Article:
If you’re ready to explore opportunities for your business in Latin America, visit your nearest Export Assistance Center or export.gov/looksouth.

 

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ITA Helps Business Look South with Market Research

February 20, 2014

Laura Ebert is the Chile Desk Officer in the International Trade Administration’s Office of South America.The Look South campaign is encouraging companies to seek export opportunities in Latin America.

Before entering a new market, your business needs to be prepared. There are a number of market specific data you should understand to get an idea of your product’s potential success, including:

  • market size;
  • sophistication;
  • growth trends;
  • distribution channels; and,
  • regulatory considerations.

The problem is that market research can be time consuming and data on foreign markets can be confusing or difficult to find.

That’s where the International Trade Administration’s U.S. and Foreign Commercial Service comes in!

Our Commercial Service offers a number of resources to assist you and your business with conducting market research and due diligence in your target foreign market.

Our Market Research Library contains more than 100,000 industry and country-specific market reports, written by our specialists working on the ground in each market.

Here you will also find the Country Commercial Guides, in-depth “how to do business” guides that provide a comprehensive look at the commercial environment in more than 80 overseas markets. The guides also highlight the top “best prospect” markets in each country for U.S. exporters.

As we focus on helping U.S. companies do business with our 11 free trade agreement partners in Latin America through the Look South initiative, we’ve now taken our Country Commercial Guides and made them easier to use than ever.

Want to know which Look South countries are top prospects for your product? Find out at a glance by visiting the Look South Best Prospect Sectors page and clicking on your industry. You’ll be able to see the list of most promising markets and download market snapshots for each country.

Already planning to target a specific country? Visit our Look South Countries page and choose your country from the list at the bottom of the page. Look for your industry among the best prospect sectors and download the market snapshot in just one click!

If you don’t see your industry or target market listed, don’t panic! There is very likely an opportunity for your product in more than one Look South country. Just contact your local Export Assistance Center for further information.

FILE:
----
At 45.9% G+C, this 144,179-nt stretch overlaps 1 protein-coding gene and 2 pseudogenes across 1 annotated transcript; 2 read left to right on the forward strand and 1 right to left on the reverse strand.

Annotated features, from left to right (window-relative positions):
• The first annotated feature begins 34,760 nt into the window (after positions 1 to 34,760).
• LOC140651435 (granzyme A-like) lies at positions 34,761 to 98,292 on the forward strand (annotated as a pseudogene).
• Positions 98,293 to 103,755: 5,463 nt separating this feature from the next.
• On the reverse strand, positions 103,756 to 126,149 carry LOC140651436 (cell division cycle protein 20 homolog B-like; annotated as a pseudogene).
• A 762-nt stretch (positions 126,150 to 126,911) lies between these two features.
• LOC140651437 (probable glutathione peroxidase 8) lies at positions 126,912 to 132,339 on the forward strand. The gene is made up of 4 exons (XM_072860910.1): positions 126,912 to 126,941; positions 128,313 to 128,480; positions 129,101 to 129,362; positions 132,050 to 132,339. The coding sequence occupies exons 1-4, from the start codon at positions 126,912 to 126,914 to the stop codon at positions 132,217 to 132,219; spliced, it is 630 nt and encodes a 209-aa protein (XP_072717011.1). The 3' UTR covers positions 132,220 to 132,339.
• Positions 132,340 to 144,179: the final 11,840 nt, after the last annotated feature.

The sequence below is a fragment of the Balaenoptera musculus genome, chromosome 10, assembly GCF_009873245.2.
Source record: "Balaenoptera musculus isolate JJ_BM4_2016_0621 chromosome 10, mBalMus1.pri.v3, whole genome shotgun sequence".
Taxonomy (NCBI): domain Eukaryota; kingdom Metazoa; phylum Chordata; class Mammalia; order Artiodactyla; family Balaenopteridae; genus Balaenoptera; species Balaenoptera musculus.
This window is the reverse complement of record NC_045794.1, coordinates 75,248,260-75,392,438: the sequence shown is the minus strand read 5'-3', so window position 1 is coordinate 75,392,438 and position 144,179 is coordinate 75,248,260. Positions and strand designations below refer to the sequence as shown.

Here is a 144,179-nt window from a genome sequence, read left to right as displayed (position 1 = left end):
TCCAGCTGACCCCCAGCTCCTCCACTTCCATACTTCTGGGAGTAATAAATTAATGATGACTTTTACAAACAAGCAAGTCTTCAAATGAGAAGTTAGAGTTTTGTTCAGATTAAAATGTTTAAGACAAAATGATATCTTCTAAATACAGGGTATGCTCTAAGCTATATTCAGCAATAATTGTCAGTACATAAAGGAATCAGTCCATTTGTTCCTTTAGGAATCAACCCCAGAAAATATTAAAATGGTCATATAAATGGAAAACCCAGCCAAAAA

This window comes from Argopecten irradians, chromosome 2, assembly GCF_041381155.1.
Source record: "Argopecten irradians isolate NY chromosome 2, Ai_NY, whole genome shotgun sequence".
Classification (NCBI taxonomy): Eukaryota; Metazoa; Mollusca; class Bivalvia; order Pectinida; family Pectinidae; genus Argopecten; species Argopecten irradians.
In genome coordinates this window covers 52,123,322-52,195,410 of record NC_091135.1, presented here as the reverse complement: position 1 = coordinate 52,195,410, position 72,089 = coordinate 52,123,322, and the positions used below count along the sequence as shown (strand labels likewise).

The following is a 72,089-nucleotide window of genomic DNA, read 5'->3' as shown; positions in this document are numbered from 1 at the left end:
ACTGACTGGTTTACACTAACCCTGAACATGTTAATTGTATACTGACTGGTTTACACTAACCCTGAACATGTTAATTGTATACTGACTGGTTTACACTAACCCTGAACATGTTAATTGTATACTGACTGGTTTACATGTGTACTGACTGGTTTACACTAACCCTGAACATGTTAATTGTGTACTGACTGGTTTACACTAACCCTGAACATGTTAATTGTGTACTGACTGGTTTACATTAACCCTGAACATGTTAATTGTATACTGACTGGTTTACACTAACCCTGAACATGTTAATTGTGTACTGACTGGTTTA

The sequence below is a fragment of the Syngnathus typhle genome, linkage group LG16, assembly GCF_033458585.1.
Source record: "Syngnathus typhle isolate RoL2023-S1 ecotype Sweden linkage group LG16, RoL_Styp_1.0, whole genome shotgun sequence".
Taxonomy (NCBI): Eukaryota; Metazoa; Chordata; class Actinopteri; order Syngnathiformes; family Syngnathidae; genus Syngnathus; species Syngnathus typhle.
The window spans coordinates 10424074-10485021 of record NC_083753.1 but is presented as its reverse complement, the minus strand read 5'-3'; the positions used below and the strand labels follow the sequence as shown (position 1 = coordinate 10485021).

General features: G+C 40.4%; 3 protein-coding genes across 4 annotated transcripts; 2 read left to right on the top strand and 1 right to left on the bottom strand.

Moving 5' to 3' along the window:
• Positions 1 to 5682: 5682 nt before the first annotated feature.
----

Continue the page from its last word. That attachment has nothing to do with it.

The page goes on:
Other free resources include access to U.S. trade data and a series of events, webinars, and teleconferences that give you a chance to learn about new markets first hand or with on-the-ground experts. Check out the upcoming trade events and educational opportunities for Look South here.

In addition to these free public resources, your company can request more in-depth, tailored market research (for a fee) to answer your particular questions regarding the market for your product and services. We can also provide due diligence reports on potential overseas business partners (also for a fee) to investigate the capabilities, legitimacy, and financial strength of a potential overseas business partner.

Contact your local commercial service office to find out more about these services.

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Gold Key Matchmaking Service helps Indiana firm to “Look South”

February 7, 2014

Conner Moore recently completed an internship in the International Trade Administration’s Office for Export Policy, Promotion, and Strategy.

Even though the Look South initiative is just getting started companies like Indiana-based Escalade Sports are already looking south by using Mexico as a stepping stone to other Latin American markets. Escalade is an internationally known manufacturer and distributor of sporting goods brands. Back in 2005, National Account and International Sales Manager Marla Fredrich targeted sales to Mexico as a springboard to Latin America.

After teaming up with Dusan Marinkovic, a trade specialist with the International Trade Administration’s U.S. Commercial Service (CS) in Indiana, Escalade benefitted from export counseling and the CS Gold Key Matchmaking Service.